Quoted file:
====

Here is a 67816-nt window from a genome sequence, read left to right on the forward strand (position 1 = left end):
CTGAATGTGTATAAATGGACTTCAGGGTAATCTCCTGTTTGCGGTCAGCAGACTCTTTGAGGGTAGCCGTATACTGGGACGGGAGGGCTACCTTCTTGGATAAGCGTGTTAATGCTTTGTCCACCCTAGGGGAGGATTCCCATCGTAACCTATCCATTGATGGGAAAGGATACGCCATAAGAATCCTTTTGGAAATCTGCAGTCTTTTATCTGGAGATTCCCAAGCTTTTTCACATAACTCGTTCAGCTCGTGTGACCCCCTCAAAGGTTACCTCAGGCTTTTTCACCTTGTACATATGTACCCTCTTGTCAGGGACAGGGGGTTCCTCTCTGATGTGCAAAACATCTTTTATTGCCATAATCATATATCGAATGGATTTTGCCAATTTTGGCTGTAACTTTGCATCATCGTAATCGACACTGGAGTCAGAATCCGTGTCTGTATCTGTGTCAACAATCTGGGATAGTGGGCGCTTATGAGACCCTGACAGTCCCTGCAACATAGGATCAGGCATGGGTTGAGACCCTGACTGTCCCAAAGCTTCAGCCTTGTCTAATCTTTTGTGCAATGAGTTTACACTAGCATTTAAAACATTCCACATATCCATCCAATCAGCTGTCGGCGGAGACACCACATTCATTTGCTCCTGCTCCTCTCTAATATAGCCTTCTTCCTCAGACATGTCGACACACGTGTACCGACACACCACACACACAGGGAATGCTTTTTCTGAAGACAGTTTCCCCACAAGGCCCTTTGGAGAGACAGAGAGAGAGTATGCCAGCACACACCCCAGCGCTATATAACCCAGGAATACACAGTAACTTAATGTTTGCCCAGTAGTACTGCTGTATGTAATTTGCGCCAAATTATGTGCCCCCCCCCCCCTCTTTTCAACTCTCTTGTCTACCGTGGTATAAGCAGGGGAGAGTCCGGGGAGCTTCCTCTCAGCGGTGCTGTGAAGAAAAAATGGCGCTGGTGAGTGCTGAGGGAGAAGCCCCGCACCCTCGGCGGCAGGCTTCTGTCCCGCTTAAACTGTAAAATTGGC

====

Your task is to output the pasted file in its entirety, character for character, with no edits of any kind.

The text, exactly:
Here is a 67816-nt window from a genome sequence, read left to right on the forward strand (position 1 = left end):
CTGAATGTGTATAAATGGACTTCAGGGTAATCTCCTGTTTGCGGTCAGCAGACTCTTTGAGGGTAGCCGTATACTGGGACGGGAGGGCTACCTTCTTGGATAAGCGTGTTAATGCTTTGTCCACCCTAGGGGAGGATTCCCATCGTAACCTATCCATTGATGGGAAAGGATACGCCATAAGAATCCTTTTGGAAATCTGCAGTCTTTTATCTGGAGATTCCCAAGCTTTTTCACATAACTCGTTCAGCTCGTGTGACCCCCTCAAAGGTTACCTCAGGCTTTTTCACCTTGTACATATGTACCCTCTTGTCAGGGACAGGGGGTTCCTCTCTGATGTGCAAAACATCTTTTATTGCCATAATCATATATCGAATGGATTTTGCCAATTTTGGCTGTAACTTTGCATCATCGTAATCGACACTGGAGTCAGAATCCGTGTCTGTATCTGTGTCAACAATCTGGGATAGTGGGCGCTTATGAGACCCTGACAGTCCCTGCAACATAGGATCAGGCATGGGTTGAGACCCTGACTGTCCCAAAGCTTCAGCCTTGTCTAATCTTTTGTGCAATGAGTTTACACTAGCATTTAAAACATTCCACATATCCATCCAATCAGCTGTCGGCGGAGACACCACATTCATTTGCTCCTGCTCCTCTCTAATATAGCCTTCTTCCTCAGACATGTCGACACACGTGTACCGACACACCACACACACAGGGAATGCTTTTTCTGAAGACAGTTTCCCCACAAGGCCCTTTGGAGAGACAGAGAGAGAGTATGCCAGCACACACCCCAGCGCTATATAACCCAGGAATACACAGTAACTTAATGTTTGCCCAGTAGTACTGCTGTATGTAATTTGCGCCAAATTATGTGCCCCCCCCCCCCTCTTTTCAACTCTCTTGTCTACCGTGGTATAAGCAGGGGAGAGTCCGGGGAGCTTCCTCTCAGCGGTGCTGTGAAGAAAAAATGGCGCTGGTGAGTGCTGAGGGAGAAGCCCCGCACCCTCGGCGGCAGGCTTCTGTCCCGCTTAAACTGTAAAATTGGC